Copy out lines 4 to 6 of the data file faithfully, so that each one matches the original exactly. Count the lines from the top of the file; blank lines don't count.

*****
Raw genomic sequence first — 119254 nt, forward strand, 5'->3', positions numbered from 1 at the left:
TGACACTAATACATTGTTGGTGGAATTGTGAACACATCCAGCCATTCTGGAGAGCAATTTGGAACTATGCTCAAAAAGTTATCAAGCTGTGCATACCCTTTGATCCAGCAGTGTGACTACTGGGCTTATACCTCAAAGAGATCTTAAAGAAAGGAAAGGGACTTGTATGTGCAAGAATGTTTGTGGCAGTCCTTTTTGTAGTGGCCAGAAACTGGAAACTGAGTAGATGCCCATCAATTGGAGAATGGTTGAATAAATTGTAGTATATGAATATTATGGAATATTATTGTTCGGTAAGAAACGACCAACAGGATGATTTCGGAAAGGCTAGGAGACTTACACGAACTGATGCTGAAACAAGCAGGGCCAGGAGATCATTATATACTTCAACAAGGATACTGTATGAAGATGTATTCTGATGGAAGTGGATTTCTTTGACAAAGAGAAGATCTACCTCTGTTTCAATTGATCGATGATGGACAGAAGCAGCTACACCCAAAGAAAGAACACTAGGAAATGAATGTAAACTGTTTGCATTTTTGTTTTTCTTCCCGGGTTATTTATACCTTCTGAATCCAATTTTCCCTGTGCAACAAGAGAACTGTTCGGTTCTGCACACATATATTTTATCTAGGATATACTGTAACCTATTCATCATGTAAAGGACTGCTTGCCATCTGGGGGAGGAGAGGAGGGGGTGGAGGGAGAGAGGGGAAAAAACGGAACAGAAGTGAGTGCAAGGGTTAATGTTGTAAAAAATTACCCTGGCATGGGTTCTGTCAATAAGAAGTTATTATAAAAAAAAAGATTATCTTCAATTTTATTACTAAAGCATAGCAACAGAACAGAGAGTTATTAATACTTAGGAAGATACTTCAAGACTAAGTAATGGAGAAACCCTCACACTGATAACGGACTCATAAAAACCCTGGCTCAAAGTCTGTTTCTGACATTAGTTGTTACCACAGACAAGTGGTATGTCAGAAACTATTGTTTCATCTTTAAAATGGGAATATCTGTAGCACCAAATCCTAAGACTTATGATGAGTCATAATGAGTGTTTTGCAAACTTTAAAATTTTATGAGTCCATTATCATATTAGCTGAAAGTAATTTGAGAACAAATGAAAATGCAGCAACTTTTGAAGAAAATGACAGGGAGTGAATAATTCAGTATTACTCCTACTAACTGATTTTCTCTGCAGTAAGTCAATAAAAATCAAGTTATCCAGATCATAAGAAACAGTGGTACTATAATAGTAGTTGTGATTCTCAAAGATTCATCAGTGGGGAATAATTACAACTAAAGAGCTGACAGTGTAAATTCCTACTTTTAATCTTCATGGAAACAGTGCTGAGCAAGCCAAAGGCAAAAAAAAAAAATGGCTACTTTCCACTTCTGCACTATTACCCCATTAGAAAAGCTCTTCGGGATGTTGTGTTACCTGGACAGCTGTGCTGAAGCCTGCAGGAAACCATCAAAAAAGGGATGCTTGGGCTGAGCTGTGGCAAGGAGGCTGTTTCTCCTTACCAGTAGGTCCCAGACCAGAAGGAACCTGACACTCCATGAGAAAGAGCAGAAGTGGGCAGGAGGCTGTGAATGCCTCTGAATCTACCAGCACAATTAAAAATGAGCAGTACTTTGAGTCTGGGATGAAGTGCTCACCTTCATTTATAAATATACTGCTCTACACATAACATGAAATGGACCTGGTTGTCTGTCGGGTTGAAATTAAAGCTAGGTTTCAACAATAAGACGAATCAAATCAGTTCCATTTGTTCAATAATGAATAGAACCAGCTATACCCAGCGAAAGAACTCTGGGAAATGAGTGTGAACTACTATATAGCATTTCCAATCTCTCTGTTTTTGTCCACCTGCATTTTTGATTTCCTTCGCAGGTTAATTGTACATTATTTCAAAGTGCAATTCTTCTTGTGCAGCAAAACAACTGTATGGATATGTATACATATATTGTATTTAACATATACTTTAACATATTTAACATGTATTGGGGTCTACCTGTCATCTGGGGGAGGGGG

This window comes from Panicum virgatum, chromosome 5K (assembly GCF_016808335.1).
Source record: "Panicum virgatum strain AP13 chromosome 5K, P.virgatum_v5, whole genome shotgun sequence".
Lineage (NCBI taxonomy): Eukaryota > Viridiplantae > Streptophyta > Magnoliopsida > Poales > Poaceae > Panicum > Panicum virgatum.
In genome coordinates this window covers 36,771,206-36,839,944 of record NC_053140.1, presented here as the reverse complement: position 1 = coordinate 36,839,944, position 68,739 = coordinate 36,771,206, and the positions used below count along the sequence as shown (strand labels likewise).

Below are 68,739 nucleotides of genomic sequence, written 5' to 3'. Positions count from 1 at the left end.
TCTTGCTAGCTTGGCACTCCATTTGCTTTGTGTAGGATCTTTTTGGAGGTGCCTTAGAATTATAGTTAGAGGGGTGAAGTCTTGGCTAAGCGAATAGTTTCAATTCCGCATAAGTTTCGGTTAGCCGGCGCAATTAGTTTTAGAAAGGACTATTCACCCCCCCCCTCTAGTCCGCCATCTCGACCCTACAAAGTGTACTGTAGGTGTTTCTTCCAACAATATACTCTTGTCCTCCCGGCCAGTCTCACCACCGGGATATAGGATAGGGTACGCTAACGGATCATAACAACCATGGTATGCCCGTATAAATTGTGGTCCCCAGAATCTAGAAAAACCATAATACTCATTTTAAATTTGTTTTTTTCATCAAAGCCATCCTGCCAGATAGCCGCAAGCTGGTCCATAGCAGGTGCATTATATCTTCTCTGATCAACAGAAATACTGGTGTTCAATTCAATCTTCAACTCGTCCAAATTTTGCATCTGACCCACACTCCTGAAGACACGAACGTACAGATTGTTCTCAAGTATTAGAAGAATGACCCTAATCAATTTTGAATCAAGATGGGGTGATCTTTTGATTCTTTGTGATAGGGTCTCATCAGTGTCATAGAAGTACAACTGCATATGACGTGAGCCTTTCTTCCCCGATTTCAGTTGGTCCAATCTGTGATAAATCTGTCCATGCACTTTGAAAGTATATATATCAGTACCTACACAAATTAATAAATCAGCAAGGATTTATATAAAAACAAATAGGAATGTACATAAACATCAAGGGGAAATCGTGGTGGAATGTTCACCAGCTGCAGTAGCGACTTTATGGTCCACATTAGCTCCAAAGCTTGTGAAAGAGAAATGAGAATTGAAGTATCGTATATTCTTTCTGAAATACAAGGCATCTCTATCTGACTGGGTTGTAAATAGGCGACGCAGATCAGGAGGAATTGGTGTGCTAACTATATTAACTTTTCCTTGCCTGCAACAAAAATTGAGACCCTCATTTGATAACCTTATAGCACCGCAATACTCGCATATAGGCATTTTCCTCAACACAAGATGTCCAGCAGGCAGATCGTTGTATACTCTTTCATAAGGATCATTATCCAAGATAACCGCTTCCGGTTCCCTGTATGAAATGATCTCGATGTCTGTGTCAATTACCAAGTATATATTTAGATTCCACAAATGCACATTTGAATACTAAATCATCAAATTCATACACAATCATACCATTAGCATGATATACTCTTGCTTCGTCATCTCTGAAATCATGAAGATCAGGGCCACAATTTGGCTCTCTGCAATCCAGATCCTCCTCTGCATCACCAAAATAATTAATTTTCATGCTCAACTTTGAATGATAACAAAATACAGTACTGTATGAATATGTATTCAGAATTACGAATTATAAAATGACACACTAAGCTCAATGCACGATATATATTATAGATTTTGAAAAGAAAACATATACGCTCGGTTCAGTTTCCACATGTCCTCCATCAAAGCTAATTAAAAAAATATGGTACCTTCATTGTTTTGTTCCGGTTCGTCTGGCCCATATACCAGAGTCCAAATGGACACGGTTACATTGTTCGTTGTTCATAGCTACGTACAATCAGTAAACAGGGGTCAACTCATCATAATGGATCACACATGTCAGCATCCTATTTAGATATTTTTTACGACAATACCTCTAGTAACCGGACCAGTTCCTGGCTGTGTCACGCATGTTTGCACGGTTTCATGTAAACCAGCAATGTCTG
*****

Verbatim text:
Source record: "Panicum virgatum strain AP13 chromosome 5K, P.virgatum_v5, whole genome shotgun sequence".
Lineage (NCBI taxonomy): Eukaryota > Viridiplantae > Streptophyta > Magnoliopsida > Poales > Poaceae > Panicum > Panicum virgatum.
In genome coordinates this window covers 36,771,206-36,839,944 of record NC_053140.1, presented here as the reverse complement: position 1 = coordinate 36,839,944, position 68,739 = coordinate 36,771,206, and the positions used below count along the sequence as shown (strand labels likewise).